2016 is turning into a troubling year for those accused of sexual offences. The well-intentioned drive by campaigners to protect victims from the traumas of the criminal justice system is resulting in a raft of populist measures which further curtail defendants’ rights. Following hot on the heels of (a) the national roll-out of pre-recorded cross-examination of complainants (meaning, in practice, no cross-examination on the various materials the CPS has disclosed late), and (b) calls by politicians post-Ched Evans to prohibit entirely cross-examination on matters pertaining to previous sexual behaviour (which have largely failed to consider the stringent limits already in place), comes a proposed amendment to the Policing and Crime Bill currently before Parliament.
This amendment is designed to stop suspects in alleged “stranger rape” cases learning the identity of the complainant, where it is reasonable to assume that such a disclosure would put the complainant at risk of harm. Leaving aside the atrocious drafting of the amendment – the withholding of “identity” would allow the police to withhold all information about the complainant; the police would not be entitled to disclose the identity at any stage in proceedings, but no equivalent limitation is imposed on the CPS. The police could also refuse to disclose the identity of a complainant who is personally known to the suspect (i.e. a man accused of sexually assaulting his step-daughter without being told which one) etc. – if this was passed into law it would be an unacceptable and unnecessary infringement on the rights of criminal suspects.
Regarding the pre-charge stage, there is currently no obligation on police to reveal the name of the complainant to a criminal suspect. The contents of disclosure is at the discretion of the investigating officers, and in practice need only be adequate to ensure the suspect has sufficient information to comment on the allegation. In cases of stranger rape, this need be no more than details of the location, circumstances, and sufficient physical description. Prohibiting the police from revealing the identity of a complainant through primary legislation is therefore wholly unnecessary.
The drafting of the proposed amendment makes clear that it would also apply after charge, and the intended effect is plainly to ensure that neither the defendant, nor his lawyers, would ever discover the identity of the complainant. This is significant because the first question on the jury’s mind in most sexual offences trials is: why would the complainant invent the allegation? A defendant’s lawyers cannot begin to suggest answers without any knowledge of who the complainant is. Provision does already exist in criminal law for witnesses to be granted anonymity (under the Coroners and Justice Act 2009). However, when comparing this new proposal to the existing law, there are three aspects which are particularly troubling:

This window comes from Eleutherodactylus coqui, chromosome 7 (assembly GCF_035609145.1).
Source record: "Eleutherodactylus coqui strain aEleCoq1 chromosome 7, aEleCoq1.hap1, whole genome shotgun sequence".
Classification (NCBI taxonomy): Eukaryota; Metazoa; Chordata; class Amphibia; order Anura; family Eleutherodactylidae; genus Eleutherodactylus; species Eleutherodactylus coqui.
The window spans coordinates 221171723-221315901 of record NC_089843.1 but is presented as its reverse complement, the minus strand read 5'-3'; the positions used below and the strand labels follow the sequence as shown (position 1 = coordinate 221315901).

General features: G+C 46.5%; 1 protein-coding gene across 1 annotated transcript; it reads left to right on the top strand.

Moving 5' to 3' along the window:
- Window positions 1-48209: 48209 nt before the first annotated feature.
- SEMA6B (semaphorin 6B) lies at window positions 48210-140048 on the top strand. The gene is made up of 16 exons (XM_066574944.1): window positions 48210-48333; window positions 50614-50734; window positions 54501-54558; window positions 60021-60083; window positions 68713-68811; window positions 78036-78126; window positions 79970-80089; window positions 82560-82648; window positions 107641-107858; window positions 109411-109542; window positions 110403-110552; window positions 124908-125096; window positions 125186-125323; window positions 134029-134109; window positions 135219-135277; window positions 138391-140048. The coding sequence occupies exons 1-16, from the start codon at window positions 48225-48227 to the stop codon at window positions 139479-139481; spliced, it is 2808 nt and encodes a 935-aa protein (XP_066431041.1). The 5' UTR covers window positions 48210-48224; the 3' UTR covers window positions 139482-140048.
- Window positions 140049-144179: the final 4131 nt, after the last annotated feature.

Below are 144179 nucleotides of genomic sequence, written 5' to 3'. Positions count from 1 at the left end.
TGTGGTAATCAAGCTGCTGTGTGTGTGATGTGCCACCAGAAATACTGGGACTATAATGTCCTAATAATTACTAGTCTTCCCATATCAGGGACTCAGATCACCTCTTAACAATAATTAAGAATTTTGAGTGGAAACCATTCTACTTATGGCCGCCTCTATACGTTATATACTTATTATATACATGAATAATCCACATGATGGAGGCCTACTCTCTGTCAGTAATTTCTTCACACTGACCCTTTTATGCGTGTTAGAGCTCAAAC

Firstly, and perhaps most importantly, it is a necessary condition of the present law that the effect of witness anonymity “would be consistent with the defendant receiving a fair trial”. If it is not consistent, no such order will be made. An accused’s right to a fair trial includes the right (enshrined in Article 6(3) of the European Convention of Human Rights) to examine witnesses against him, which includes the importance of testing the reliability of a witness’s evidence. A number of cases in the European Court of Human Rights have emphasised that there must be sufficient justifiable reason for witness anonymity to be granted, and that the handicaps thereby faced by the defence must be counterbalanced by sufficient judicial protections. The right to a fair trial apparently has no place in this proposed law.
Secondly, the proposed test for ordering anonymity is extremely diluted. The present rules on witness anonymity orders post-charge specify that they will only be made where it is necessary to protect safety or prevent real harm to the public interest. (There are further stipulations regarding the interests of justice considering the importance of the witness’ evidence and whether they would testify without the order.) Compare that to the proposed new test of “reasonable to assume that such a disclosure would put the victim or witness at risk of further harm”. The bar is set so low that in reality the police could choose to apply it in every single allegation of sexual offences. Given the range of bail conditions that already exist to protect complainants from contact by defendants, and the Article 6 considerations, which require a balancing exercise between the rights of victims and the rights of defendants, the test of necessity is plainly the appropriate one. It is hard to imagine a court upholding the “reasonable to assume” test as compatible with our Article 6 obligations.
Thirdly, the decision as to anonymity is one to be taken by the police. The amendment makes no provision for judicial oversight, and does not allow for any judicial intervention. Allowing those on one side of a criminal case to make unilateral decisions which materially affect the conduct of the trial is inimical to our adversarial system, where judges act as referees between the prosecution and defence. This would be a significant and unprecedented shift of power into the hands of the police.
The prosecution of sexual offences is rapidly becoming a situation where policy is made at the behest of campaigners. Upholding principles such as innocent until proven guilty, and the right to a fair trial, do not appear to matter. There are already a large number of measures to protect the safety of victims of sexual offences. Any further measures (if necessary) must be proportionate and justifiable. This proposal goes way too far. When this amendment is debated in the House of Lords later this month, our representatives should ensure that this damaging measure does not become part of our law.